Tuesday, November 17, 2015


Load-bearing skeleton:
Gotta keep working even when you
are gone. Found here
Really enjoying Cris Derkson this morning, the mood feels appropriate for what I wanted to write about today.  I am an analyst both by nature and training.  I think about things and find the fault with them, break them down into their parts and look at ways to make them better.  But it can be a fine line, you can't destroy everything all the time, people don't always want to know the faults you identify and it can be hard some days not to fall into the mindset of breaking the thing to see if you can build it better.  I see analysis as a dance in the shadows trying to find a healthy balance.

I think I learned a lot of my analytical skills from my mother.  I learned from her distance, as the Psychoanalyst Donald Winnicott wrote, that the child with a distant mother, will create a world of logic to protect themselves and make sense of things.  I also learned from going to church with her where we would sit in the loft so we could comment on who was going bald, who was not sitting quite close enough to their partner, and who was not keeping up.  It was a spiteful sort of game.  I learned to be very good at it even while feeling bad about the juxtaposition of church and judging others.  But there are moments when analysis can bring personal gifts, both the self analysis that can lead to good life changes, and also those precious insights into where we came from.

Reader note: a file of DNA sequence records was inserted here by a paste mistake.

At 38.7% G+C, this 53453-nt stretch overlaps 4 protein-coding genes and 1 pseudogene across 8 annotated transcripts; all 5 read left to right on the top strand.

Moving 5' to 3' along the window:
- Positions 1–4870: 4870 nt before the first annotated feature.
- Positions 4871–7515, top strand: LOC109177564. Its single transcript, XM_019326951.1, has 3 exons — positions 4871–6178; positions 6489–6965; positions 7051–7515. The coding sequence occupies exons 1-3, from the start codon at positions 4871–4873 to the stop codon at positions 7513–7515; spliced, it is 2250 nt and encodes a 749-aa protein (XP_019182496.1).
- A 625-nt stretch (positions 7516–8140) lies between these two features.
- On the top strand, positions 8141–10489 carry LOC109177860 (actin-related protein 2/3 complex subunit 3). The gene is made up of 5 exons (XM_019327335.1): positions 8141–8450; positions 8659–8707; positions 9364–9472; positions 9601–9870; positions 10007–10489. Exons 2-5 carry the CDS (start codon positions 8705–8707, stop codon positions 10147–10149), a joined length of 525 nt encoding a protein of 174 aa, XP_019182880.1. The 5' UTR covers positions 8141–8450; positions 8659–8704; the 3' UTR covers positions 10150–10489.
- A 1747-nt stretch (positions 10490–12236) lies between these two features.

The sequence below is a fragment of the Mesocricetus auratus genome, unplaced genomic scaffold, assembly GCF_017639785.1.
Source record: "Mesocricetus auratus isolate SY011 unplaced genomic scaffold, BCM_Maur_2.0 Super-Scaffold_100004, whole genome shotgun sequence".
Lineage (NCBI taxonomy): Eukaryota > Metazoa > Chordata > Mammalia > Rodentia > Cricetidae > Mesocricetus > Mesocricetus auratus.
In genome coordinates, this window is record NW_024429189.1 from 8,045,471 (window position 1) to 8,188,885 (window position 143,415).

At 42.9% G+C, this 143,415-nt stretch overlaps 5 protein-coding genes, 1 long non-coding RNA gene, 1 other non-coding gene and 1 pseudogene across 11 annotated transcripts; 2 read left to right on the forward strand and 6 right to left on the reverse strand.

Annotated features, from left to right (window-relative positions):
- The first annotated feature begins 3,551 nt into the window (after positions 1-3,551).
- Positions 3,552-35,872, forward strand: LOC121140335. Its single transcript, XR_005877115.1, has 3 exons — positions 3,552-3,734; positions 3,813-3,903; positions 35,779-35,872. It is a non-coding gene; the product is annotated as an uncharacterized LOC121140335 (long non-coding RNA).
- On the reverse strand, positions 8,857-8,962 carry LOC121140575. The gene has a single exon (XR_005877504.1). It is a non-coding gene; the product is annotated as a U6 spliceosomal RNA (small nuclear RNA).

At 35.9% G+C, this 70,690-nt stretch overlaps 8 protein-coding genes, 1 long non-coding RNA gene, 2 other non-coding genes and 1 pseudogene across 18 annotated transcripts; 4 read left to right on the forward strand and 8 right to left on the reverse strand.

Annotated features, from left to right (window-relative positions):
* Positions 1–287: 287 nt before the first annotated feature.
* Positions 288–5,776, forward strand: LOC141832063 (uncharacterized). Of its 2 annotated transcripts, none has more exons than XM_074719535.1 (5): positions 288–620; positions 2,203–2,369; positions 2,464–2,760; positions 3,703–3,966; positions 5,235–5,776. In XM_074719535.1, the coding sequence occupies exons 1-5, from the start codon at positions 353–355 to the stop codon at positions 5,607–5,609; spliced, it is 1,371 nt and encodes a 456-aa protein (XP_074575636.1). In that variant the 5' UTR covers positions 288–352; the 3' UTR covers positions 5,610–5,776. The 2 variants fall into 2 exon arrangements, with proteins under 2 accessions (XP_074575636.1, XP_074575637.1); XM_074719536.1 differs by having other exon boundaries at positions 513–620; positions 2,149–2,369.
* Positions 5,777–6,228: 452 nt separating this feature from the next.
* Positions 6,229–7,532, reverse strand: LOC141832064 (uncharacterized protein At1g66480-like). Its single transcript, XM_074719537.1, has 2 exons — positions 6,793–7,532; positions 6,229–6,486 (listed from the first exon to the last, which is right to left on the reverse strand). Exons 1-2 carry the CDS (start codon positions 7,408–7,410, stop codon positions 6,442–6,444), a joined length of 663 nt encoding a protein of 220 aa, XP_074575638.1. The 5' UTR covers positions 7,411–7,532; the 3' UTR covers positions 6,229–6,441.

My father was a good man in retrospect or at least average.  He always took me for my visitation times.  It was not his fault that I was so poisoned against him, convinced that he was evil.  It wasn't his fault that I spend the hours after a visit in the bath repeatedly washing my skin to get the evil off.  It must have been hard for him to have this child so full of fear, but he always took me with him.  Because of the fear I don't remember very much about him, but one night as I was thinking about him it struck me that he must have really loved water.  He lived on a houseboat or by a lake or pond his whole life and our summer activities were always on or near the water.  Recently when Sophie brought up her affinity with water I could share this insight with her and linked her to the past, to a man I never really knew, but who I could find in the margins of other memories.

I really appreciate that the indigenous worldview has a space for the ancestors.  I missed this relationship in a colonized worldview.  I missed knowing these parts of me and recognizing the people who contributed to them.  I just finished the second book in Dean Koonz's Frankenstein series and it strikes me how we are Frankenstein, brought together from the pieces of our ancestors and animated by blood memory, maybe combining to be something new and other, but never free from those elements we have inherited. What treasures are waiting for you to find to the margins?

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